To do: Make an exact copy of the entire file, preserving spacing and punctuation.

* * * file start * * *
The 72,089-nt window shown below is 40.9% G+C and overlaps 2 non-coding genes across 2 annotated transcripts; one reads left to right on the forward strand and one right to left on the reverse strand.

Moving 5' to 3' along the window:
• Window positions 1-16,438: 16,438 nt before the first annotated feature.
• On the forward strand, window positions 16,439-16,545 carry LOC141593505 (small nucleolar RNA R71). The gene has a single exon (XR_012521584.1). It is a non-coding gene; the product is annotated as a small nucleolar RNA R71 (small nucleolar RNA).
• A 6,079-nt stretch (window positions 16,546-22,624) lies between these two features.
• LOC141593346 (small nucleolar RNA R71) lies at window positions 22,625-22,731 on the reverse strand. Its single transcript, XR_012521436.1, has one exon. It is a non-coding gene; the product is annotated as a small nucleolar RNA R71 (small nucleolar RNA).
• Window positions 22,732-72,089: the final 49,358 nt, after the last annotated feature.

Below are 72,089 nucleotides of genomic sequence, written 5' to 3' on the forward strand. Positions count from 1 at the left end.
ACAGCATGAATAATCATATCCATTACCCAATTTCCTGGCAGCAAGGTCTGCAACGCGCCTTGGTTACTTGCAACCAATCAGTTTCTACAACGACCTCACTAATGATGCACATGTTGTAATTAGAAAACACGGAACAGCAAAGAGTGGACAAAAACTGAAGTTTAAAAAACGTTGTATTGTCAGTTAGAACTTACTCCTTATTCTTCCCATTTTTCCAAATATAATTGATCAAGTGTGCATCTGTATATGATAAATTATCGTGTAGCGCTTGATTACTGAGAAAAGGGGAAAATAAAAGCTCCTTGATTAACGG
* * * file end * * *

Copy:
The 72,089-nt window shown below is 40.9% G+C and overlaps 2 non-coding genes across 2 annotated transcripts; one reads left to right on the forward strand and one right to left on the reverse strand.

Moving 5' to 3' along the window:
• Window positions 1-16,438: 16,438 nt before the first annotated feature.
• On the forward strand, window positions 16,439-16,545 carry LOC141593505 (small nucleolar RNA R71). The gene has a single exon (XR_012521584.1). It is a non-coding gene; the product is annotated as a small nucleolar RNA R71 (small nucleolar RNA).
• A 6,079-nt stretch (window positions 16,546-22,624) lies between these two features.
• LOC141593346 (small nucleolar RNA R71) lies at window positions 22,625-22,731 on the reverse strand. Its single transcript, XR_012521436.1, has one exon. It is a non-coding gene; the product is annotated as a small nucleolar RNA R71 (small nucleolar RNA).
• Window positions 22,732-72,089: the final 49,358 nt, after the last annotated feature.

Below are 72,089 nucleotides of genomic sequence, written 5' to 3' on the forward strand. Positions count from 1 at the left end.
ACAGCATGAATAATCATATCCATTACCCAATTTCCTGGCAGCAAGGTCTGCAACGCGCCTTGGTTACTTGCAACCAATCAGTTTCTACAACGACCTCACTAATGATGCACATGTTGTAATTAGAAAACACGGAACAGCAAAGAGTGGACAAAAACTGAAGTTTAAAAAACGTTGTATTGTCAGTTAGAACTTACTCCTTATTCTTCCCATTTTTCCAAATATAATTGATCAAGTGTGCATCTGTATATGATAAATTATCGTGTAGCGCTTGATTACTGAGAAAAGGGGAAAATAAAAGCTCCTTGATTAACGG